MAC Functions: In the second approach (Figure 1.1-b), the authentication engine embedded on-chip computes a MAC for every data block it writes in the physical memory.The key used in the MAC (Message Authentication Code) computation is securely stored on the trusted processor chip such that only the on-chip authentication engine itself is able to compute valid MACs. As a result, the MACs can be stored in untrusted memory because the attacker is unable to compute a valid MAC over a corrupted data block. In addition to the data contained by the block, the pre-image of the MAC function contains a nonce. This allows protection against splicing and replay attacks. The nonce precludes an attacker from passing a data block at address A, along with the associated MAC, as a valid (data block, MAC) pair for address B, where A 6= B. It also prevents the replay of a (data block, MAC) pair by distinguishing two pairs related to the same address, but written in memory at different points in time. On read operations, the processor loads the data to read and its corresponding MAC from physical memory. It checks the integrity of the loaded block by first re-computing a MAC over this block and a copy of the nonce used on write operation and by then comparing the result with the fetched MAC. However,to assure the resistance to replay and splicing, the nonce used for MAC re-computation must be genuine. A naive solution to assure this requirement is to store them on the trusted and tamper-evident area, the processor chip. The related on-chip memory overhead is 12.5% if we consider computing a MAC per 512-bit cache line and that we use 64-bit nonces.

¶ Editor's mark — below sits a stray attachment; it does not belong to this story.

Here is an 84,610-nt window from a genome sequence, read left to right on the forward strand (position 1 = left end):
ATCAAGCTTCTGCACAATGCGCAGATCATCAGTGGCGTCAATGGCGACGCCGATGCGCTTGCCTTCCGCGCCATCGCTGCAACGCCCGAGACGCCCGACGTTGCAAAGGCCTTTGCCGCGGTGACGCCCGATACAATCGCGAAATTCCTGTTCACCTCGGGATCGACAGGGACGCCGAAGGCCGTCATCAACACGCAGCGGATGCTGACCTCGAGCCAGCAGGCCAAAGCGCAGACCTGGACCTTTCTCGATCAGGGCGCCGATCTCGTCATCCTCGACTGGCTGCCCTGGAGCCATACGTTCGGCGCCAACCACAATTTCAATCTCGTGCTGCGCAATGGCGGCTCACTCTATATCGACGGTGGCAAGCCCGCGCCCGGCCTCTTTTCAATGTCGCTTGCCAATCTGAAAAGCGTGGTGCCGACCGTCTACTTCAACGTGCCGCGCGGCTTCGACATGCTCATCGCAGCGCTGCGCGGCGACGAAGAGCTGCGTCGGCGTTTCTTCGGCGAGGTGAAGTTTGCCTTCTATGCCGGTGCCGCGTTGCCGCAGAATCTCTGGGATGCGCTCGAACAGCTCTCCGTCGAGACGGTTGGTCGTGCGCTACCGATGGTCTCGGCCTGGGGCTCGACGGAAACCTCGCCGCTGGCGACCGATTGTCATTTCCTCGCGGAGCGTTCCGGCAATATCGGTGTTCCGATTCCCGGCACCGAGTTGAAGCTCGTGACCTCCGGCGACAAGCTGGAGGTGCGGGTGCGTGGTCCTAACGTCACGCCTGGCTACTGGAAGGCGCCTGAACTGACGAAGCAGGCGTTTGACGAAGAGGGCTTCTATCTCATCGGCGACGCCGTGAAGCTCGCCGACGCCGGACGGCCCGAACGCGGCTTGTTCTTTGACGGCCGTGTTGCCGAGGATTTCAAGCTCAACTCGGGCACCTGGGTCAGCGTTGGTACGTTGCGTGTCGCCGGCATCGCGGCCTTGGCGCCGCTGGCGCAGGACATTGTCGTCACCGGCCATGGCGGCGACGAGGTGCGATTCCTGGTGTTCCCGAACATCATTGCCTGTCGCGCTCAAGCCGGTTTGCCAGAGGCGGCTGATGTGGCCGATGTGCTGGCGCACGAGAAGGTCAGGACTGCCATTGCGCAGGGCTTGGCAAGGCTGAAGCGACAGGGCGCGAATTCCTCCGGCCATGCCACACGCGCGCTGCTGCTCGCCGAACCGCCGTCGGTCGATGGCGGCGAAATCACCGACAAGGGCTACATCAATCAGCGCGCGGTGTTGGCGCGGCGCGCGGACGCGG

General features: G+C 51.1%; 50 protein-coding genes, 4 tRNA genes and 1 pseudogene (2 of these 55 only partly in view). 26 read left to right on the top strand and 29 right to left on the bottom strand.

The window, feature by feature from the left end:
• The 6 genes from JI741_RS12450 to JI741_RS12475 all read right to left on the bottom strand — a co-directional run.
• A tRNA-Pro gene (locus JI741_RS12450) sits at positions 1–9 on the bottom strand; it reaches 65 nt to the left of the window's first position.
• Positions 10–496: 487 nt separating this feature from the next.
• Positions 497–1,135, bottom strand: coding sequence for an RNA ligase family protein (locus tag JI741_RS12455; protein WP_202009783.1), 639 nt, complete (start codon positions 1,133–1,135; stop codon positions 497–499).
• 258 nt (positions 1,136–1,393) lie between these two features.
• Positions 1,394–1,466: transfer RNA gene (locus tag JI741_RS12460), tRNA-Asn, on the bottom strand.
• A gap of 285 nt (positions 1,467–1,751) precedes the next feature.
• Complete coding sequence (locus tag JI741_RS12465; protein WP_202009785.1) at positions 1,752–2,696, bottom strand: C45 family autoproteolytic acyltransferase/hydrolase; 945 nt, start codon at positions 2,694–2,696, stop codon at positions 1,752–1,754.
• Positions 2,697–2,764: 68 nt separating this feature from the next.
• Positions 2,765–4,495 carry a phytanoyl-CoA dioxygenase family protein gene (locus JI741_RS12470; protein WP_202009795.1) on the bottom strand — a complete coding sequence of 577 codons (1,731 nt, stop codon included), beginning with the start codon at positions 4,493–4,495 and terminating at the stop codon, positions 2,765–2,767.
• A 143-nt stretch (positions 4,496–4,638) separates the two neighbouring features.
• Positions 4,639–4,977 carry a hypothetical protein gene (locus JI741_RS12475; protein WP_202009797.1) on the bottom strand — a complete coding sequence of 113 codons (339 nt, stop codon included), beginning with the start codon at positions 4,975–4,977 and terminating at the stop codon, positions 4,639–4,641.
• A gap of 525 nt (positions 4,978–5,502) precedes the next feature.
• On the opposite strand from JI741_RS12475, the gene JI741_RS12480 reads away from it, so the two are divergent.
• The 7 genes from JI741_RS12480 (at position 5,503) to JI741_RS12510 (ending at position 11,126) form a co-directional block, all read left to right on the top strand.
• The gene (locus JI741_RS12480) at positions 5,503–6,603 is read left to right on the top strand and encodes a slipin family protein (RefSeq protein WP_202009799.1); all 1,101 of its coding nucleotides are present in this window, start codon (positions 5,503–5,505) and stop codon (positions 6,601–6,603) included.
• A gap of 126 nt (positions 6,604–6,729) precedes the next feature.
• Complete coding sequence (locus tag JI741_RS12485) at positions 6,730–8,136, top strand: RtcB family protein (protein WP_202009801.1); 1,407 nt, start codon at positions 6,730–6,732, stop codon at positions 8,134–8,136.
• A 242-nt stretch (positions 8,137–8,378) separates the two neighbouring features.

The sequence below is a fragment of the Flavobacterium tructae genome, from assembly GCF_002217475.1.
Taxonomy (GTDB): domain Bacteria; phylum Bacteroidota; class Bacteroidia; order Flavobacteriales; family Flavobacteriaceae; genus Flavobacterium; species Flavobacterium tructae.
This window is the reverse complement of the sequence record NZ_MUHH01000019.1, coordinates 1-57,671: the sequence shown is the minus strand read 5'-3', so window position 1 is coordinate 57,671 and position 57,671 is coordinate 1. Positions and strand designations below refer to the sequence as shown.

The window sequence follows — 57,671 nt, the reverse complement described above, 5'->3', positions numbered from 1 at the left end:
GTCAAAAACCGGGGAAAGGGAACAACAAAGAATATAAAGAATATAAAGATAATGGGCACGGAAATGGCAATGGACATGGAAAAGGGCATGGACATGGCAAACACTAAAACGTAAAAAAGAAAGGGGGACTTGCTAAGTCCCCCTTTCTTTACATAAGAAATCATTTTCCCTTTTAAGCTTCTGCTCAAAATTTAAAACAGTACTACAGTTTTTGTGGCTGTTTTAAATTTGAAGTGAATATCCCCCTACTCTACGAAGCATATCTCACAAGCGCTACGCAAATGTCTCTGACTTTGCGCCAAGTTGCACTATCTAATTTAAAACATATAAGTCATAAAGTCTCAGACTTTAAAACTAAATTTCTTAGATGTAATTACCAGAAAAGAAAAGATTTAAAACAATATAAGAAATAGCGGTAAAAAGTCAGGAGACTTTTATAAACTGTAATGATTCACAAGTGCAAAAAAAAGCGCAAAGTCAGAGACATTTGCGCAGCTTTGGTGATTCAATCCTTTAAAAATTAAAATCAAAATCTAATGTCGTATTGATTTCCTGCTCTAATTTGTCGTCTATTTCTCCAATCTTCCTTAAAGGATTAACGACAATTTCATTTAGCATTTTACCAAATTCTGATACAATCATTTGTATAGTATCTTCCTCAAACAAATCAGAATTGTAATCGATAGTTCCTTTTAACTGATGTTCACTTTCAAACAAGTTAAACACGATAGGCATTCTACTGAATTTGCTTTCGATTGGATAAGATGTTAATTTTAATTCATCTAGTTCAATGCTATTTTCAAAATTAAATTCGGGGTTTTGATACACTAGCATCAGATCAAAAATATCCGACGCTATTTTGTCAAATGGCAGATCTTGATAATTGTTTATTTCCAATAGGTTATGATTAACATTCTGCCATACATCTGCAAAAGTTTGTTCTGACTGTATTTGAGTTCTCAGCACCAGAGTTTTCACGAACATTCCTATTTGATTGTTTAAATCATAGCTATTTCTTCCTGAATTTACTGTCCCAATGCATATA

H : Hash Function, D : Data, C : Ciphertext, N : Nonce